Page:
Most preferred results from the standpoint of curlresistance or freedom from sweating are obtained when the binder material comprises from about 40% to about 55% by weight of the water-soluble binder and from about 60% to about 45% by weight of the waterinsolublc binder, most particularly about 50% by weight of the former and about 50% by weight of th latter.

While the aqueous compositions of the present invention preferably are applied to water-resistant foundations such as sized papers or papers impregnated with wet strength reagents or plastic films including synthetic paper-like plastic sheets, the present aqueous compositions are found to have an affinity for such foundations due to the presence of the dispersed waterinsoluble binder material which anchors to the foundation or the coating thereon and permits thecomposition to coat evenly on the foundation and form a solidifled layer having good adherence for the foundation.

It is preferred in several instances, such as in the case of ribbons and sheets which have a smooth plastic film foundation and/or are to be reused a large number of times and/or which are used on imaging machines which exert a greater than normal imaging pressure, that a thin resinous intermediate bonding layer be applied to the flexible foundation as an anchoring coating for the ink layer. Such bonding layers are conventional in the art and include coatings of synthetic thermoplastic polymers deposited from volatile solvent solutions which may contain fillers or pigments. Preferred bonding layers are those applied from a water vehicle. A novel and particularly effective bonding layer for use with the present ink layers is one based upon a mixture containing from 40 to 80% by weight of the present water-insoluble, water-dispersible synthetic thermoplastic resins. such as polyvinyl acetate or an acrylic polymer, and from 60 to by weight of a water-soluble filmforming binder material such as polyvinyl alcohol or polyethylene oxide. Such bonding layers do not cause the transfer element to curl or roll, and they have excellent affinity for the water-applied ink layer due to their particular structure and the presence of the watersoluble binder which has high affinity for the water of the ink coating composition.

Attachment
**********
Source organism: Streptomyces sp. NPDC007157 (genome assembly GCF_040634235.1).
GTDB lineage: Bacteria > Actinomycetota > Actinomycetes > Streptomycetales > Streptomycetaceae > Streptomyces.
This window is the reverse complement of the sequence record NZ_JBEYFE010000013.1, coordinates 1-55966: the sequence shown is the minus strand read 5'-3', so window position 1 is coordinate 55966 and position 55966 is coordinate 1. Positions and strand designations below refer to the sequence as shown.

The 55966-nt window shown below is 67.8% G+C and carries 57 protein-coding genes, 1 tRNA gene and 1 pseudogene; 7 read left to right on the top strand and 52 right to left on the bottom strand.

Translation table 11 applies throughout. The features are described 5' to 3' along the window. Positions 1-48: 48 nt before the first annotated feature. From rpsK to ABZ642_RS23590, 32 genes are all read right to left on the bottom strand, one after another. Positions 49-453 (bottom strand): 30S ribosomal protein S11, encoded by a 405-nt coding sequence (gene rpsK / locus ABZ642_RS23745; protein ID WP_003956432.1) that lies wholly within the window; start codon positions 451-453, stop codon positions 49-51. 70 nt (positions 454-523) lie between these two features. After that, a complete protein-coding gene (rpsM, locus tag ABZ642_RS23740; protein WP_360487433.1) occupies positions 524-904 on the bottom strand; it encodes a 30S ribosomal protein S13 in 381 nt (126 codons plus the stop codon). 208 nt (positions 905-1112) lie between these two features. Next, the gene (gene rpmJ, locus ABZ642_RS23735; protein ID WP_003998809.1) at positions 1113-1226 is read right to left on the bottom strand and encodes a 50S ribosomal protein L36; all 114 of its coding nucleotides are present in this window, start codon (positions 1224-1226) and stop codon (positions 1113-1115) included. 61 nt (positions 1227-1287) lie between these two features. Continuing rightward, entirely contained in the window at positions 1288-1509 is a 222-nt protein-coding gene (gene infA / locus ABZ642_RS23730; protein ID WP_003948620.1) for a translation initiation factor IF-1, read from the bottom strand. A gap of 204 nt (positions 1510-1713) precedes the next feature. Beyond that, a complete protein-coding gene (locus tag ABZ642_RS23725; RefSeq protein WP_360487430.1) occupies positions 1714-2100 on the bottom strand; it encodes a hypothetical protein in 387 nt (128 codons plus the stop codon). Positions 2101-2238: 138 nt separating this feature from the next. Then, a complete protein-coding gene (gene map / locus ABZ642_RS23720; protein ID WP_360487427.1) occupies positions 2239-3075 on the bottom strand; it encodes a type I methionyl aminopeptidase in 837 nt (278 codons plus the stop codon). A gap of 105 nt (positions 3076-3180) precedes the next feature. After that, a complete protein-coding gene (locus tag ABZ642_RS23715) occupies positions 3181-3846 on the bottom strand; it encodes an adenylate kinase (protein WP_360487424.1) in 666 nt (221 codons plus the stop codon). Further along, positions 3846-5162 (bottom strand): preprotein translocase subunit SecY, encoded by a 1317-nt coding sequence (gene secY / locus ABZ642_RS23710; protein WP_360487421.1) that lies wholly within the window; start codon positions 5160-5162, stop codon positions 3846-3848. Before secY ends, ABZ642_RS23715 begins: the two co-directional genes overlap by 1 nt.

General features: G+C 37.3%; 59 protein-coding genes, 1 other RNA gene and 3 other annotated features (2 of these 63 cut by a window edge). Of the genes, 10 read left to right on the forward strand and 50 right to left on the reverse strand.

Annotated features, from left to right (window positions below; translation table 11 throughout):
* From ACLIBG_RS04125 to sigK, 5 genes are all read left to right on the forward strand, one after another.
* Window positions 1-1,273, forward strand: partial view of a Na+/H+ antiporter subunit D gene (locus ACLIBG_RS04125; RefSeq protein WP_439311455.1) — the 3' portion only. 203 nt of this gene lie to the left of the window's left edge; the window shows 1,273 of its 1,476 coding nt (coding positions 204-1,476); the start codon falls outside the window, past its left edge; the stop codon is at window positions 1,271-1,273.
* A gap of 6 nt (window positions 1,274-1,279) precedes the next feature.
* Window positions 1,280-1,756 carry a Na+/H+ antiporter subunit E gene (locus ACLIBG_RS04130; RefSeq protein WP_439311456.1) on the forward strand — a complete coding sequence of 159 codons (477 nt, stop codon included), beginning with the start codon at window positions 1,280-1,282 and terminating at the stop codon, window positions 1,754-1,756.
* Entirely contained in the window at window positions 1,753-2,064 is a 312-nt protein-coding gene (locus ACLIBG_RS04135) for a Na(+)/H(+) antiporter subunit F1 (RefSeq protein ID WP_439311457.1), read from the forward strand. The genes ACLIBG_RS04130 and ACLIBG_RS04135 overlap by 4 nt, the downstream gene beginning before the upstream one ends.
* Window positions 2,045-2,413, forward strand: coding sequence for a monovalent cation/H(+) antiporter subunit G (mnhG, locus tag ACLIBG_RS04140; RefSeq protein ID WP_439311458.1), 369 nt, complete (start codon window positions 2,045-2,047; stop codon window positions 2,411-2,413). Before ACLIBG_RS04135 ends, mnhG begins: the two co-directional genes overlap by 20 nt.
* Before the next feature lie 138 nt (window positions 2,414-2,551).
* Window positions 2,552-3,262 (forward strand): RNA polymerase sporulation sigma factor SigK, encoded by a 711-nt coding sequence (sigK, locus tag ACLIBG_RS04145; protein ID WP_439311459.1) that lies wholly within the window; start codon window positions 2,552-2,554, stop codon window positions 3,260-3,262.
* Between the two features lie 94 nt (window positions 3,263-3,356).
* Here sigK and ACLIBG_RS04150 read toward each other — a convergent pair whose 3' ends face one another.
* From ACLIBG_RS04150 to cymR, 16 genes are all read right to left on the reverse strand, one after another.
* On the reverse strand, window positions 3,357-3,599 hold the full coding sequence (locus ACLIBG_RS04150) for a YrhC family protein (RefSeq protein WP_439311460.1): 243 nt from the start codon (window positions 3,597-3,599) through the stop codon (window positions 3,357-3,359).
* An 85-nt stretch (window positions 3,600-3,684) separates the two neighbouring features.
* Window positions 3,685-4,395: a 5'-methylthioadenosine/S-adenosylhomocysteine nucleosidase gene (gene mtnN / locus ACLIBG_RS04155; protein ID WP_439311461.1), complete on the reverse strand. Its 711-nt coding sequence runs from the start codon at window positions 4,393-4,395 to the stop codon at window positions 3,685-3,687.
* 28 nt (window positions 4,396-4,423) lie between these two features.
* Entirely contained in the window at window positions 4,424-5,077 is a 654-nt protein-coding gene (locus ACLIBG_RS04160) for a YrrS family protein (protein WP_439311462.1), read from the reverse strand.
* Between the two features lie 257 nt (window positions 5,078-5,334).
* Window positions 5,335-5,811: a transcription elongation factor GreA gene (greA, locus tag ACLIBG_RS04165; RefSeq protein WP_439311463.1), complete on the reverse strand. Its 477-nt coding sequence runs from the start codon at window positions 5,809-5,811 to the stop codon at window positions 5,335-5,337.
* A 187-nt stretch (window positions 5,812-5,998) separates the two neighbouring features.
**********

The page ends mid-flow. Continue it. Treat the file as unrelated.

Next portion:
If desired, the imaging material may comprise dyes dissolved in the oleaginous ink vehicle, nigrosine or substantially colorless color-formers which form colored images upon contact with a corcactive complementary color-former or catalyst. Such latter materials include dye components. gallic acid-iron chloride systems and the like. well known to the art of carbonless copy.

Variations and modifications may be made within the scope of the claims and portions of the improvements may be used without others.

We claim: